Investors May Lobby JPMorgan to Clip Dimon’s Wings If Vote Fails
JPMorgan Chase’s Jamie Dimon may be losing ground in his fight to keep the title of chairman, as some major investors push for more oversight of the chief executive after the “London Whale” trading losses.
At the largest U.S. bank’s annual meeting in two weeks, shareholders will be able to vote on a non-binding proposal to separate the chairman and CEO roles. Two of the bank’s top 10 shareholders told Reuters they are considering voting in favor of the proposal, a reversal of their position last year, because of the disastrous bets on credit derivatives that cost the bank more than $6 billion last year.
The proposal is only a non-binding recommendation and it is not clear what the board will do if it passes. ISS Proxy Advisory Services, the leading proxy advisory firm, on Friday recommended investors support the proposal and also said they should vote against the re-election of three directors who they said had failed in their oversight of the bank.
The two JPMorgan investors, who were not authorized to speak on the record, said that however the vote shakes out, they plan to continue to push the bank’s directors behind the scenes to take at least some power from Dimon.
N.Y. Plans Homeowner Enforcement Against Financial Firms
New York Attorney General Eric Schneiderman said he will announce enforcement actions against major financial institutions as part of his effort to “protect New York homeowners” three days after removing obstacles to an $8.5 billion mortgage-bond accord.
The announcement later today will come after Schneiderman last week said he won’t seek to block Bank of America Corp.’s effort to complete its settlement with mortgage-bond investors. Delaware Attorney General Beau Biden joined him in saying he wouldn’t object to the accord, despite having intervened in litigation over it, because investors had benefited from legal action. New York had previously said the deal represented “a tiny percentage” of investor losses.
“Our intervention in this matter helped ensure a full, thorough and transparent process,” Damien LaVera, a spokesman for Schneiderman, said May 3 in a statement. “As a result, what remains is a commercial dispute among sophisticated parties who are well represented.”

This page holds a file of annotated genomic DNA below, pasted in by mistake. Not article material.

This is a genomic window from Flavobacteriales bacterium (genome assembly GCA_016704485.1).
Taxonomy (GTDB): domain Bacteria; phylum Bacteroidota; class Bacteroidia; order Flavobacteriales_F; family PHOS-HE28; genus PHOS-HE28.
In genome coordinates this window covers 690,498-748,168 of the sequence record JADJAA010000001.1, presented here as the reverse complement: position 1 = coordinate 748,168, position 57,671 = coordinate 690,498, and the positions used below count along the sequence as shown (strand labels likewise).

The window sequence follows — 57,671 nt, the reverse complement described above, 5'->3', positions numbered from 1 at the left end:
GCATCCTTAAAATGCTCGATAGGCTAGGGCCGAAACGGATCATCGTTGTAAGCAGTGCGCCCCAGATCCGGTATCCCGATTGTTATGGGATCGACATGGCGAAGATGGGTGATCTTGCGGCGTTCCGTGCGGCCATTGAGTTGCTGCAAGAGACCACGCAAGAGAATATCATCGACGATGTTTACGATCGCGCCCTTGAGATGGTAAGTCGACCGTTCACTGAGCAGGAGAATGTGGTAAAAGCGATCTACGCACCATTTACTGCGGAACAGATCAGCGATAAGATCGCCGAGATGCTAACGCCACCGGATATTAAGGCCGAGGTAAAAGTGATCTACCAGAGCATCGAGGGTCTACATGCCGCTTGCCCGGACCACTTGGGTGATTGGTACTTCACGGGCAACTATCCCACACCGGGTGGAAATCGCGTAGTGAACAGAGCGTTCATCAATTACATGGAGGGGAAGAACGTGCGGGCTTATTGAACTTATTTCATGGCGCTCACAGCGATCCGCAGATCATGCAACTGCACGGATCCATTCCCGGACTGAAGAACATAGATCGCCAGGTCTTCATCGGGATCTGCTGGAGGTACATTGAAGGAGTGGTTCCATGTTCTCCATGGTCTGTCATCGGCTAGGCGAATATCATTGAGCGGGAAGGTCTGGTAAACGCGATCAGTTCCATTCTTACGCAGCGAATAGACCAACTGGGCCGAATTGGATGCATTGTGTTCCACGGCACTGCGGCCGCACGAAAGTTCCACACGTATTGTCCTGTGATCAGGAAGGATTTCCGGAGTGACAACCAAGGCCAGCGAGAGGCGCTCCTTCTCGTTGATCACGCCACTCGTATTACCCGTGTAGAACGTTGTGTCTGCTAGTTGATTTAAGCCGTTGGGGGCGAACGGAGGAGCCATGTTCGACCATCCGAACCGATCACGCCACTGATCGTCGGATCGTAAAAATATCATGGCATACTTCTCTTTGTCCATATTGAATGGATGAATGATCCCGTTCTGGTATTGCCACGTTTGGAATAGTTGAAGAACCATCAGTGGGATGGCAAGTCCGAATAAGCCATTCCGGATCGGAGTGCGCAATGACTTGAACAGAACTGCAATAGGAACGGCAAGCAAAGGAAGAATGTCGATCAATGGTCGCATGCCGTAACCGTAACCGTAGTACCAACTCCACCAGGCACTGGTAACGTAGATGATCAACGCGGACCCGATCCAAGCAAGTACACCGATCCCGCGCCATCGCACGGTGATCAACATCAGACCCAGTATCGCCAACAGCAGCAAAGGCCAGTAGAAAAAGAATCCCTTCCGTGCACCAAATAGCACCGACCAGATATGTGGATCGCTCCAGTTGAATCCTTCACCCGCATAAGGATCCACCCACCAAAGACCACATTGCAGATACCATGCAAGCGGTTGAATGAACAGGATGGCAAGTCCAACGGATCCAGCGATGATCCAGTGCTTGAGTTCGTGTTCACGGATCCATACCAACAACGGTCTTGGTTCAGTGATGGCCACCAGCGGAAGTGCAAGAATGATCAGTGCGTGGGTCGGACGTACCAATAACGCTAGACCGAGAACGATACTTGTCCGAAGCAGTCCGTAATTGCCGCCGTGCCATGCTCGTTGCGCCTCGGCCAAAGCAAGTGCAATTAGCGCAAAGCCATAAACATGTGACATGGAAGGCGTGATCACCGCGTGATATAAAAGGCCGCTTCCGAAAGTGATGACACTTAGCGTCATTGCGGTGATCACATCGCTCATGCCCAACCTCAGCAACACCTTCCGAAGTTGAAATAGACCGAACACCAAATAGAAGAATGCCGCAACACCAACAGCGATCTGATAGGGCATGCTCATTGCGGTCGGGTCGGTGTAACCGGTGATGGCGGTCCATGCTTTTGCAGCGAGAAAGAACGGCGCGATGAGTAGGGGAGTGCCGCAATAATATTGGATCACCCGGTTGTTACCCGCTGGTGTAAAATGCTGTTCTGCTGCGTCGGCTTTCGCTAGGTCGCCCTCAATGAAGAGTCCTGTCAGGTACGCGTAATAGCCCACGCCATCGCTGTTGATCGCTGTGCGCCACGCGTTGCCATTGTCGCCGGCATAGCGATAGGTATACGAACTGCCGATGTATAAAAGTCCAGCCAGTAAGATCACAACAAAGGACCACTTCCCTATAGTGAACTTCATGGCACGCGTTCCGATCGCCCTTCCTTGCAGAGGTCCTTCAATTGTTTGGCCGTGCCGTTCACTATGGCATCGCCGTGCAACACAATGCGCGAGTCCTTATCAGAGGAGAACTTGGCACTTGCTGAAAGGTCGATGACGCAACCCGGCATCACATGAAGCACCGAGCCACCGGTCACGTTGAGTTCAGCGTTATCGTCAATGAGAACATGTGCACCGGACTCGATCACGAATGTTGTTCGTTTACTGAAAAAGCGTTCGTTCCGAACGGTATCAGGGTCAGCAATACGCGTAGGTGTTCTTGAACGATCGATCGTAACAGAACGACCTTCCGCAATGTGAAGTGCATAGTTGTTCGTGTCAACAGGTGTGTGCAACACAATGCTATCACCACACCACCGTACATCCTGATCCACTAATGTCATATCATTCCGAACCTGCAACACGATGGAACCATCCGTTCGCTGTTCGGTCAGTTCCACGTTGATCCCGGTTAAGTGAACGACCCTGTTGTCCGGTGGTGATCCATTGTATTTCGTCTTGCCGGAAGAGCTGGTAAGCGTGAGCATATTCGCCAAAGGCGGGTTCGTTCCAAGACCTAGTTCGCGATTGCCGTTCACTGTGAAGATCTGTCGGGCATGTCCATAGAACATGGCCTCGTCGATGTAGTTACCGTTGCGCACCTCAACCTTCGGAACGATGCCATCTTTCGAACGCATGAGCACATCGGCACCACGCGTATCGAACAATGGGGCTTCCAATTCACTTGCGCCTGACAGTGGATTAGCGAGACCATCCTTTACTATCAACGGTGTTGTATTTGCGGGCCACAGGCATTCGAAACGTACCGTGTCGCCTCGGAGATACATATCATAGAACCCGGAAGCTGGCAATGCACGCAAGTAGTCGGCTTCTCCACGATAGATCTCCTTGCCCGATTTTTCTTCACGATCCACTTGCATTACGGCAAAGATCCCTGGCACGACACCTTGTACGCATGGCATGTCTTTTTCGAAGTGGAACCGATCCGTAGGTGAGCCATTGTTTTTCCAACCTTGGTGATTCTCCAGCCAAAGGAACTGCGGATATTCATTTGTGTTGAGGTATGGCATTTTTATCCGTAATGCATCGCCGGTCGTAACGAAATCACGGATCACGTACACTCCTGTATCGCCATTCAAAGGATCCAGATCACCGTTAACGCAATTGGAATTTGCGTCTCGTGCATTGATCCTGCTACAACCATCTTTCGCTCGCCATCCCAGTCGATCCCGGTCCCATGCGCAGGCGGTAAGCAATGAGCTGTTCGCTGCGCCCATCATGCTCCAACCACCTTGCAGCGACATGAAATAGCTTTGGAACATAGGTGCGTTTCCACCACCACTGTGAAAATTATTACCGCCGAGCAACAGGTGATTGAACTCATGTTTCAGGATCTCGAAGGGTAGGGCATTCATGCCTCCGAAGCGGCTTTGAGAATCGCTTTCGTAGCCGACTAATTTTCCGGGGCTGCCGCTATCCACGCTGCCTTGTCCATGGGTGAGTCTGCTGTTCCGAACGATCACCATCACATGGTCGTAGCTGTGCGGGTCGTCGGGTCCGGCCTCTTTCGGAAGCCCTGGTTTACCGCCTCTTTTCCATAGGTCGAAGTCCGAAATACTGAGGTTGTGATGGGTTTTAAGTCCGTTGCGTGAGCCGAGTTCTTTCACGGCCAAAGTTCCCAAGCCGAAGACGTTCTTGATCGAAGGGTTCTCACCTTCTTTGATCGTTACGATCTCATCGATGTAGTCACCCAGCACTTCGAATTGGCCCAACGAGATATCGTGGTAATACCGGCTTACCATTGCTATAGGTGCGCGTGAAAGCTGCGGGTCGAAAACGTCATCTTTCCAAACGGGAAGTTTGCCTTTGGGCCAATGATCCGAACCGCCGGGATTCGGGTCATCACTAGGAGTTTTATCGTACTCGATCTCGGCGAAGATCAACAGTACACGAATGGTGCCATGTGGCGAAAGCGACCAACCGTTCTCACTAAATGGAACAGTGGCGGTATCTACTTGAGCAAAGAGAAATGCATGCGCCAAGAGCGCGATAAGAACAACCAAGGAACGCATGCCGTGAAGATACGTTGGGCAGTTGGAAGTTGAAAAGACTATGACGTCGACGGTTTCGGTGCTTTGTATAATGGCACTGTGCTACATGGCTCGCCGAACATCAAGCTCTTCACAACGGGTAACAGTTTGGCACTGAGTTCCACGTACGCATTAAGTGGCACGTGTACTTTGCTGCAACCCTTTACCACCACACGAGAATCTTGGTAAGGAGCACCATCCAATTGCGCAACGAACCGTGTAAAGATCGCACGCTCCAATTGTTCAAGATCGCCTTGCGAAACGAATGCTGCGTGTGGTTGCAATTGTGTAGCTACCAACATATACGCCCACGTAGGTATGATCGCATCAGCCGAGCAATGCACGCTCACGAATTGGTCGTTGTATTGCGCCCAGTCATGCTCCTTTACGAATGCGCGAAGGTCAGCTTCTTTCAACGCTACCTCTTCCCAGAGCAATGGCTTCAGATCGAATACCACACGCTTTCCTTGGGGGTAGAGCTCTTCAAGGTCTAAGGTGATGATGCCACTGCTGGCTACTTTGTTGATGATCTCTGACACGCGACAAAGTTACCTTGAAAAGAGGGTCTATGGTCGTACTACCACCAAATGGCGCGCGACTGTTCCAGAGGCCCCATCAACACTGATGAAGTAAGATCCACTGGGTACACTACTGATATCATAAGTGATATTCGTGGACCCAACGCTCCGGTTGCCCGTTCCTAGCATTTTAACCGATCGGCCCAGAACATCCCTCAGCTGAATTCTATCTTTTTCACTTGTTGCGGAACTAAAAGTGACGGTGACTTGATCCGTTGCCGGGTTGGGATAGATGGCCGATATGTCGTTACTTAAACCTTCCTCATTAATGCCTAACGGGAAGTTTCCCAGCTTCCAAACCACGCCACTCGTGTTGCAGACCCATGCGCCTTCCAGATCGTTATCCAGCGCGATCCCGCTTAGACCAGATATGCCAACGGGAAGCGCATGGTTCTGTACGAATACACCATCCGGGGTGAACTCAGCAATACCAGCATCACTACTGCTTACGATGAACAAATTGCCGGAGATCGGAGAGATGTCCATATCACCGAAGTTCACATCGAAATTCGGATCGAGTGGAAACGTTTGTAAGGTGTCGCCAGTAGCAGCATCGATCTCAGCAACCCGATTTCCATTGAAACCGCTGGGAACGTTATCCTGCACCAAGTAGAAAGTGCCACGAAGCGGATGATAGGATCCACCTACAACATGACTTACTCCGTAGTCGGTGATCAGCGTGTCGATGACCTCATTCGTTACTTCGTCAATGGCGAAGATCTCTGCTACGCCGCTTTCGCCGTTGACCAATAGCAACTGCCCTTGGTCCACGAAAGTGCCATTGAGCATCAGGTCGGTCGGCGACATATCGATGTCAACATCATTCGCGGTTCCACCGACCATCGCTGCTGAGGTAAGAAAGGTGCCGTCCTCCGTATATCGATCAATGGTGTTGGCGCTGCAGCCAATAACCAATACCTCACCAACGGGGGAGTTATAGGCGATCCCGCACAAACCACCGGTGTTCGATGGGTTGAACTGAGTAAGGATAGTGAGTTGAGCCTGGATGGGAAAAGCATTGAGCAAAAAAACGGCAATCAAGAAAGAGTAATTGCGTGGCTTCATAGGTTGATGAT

Schneiderman’s office didn’t provide any additional details in a statement about what actions it would announce today on behalf of homeowners, and whether it was connected to last week’s statement about the BofA settlement.
FERC Demands JPMorgan’s Market Probe Emails In DC Circ.
Law360, Washington (May 02, 2013, 4:46 PM ET) — The Federal Energy Regulatory Commission on Thursday pushed a D.C. Circuit panel to demand a JPMorgan Chase & Co. energy unit hand over unredacted emails for the regulator’s energy market manipulation probe, claiming the company hasn’t justified its use of attorney-client privilege.
JPMorgan shareholders urged to reject three directors
NEW YORK – JPMorgan Chase & Co shareholders should vote against the re-election of three board members because they failed to properly oversee risk-taking that led to $6.2 billion of losses on the so-called “London Whale” trades, an influential proxy advisory firm said.
ISS Proxy Advisory Services said in a report released late Friday that directors David Cote, James Crown and Ellen Flutter should not be re-elected at the company’s annual meeting this month because of “material failures of stewardship and risk oversight.”
The firm also renewed its recommendation from a year ago that CEO and Chairman of the Board Jamie Dimon give up one of those two titles. ISS said investigations of the derivatives loss, which surfaced right before last year’s shareholder meeting, showed that JPMorgan executives need more independent oversight and that the company is too big and too complex for one person to be able to do both jobs.
Shareholders will meet on May 21 in Tampa, Florida. They will vote on the re-election of the company’s 11 directors and on a non-binding proposal from four institutional shareholders calling on the board to have a chairman who is independent from management. A similar advisory proposal failed to pass last year, receiving only 40 percent of the vote. That vote was five percentage points more than similar proposals at other companies that year.
Read more: http://www.foxbusiness.com/news/2013/05/04/jpmorgan-shareholders-urged-to-reject-three-directors/#ixzz2SOFgUeVM
BofA $8.5 Billion Deal Won’t Face N.Y., Delaware Objection
Bank of America Corp. (BAC)’s effort to complete an $8.5 billion settlement with mortgage-bond investors won’t face objections from New York and Delaware, which had intervened in litigation over the deal.
New York Attorney General Eric Schneiderman and Delaware Attorney General Beau Biden said they won’t seek to block it, saying investors have benefited from litigation. New York had previously said the deal represented “a tiny percentage” of investor losses.
“Our intervention in this matter helped ensure a full, thorough and transparent process,” Damien LaVera, a spokesman for Schneiderman, said today in a statement. “As a result, what remains is a commercial dispute among sophisticated parties who are well represented.”
The move comes almost two years after the settlement was filed in New York state court for approval with backing from an investor group that includes Pacific Investment Management Co. The deal, which would resolve claims from investors in Countrywide Financial mortgage bonds, is set to be considered by a judge at a hearing starting May 30. Charlotte, North Carolina- based Bank of America acquired Countrywide in 2008.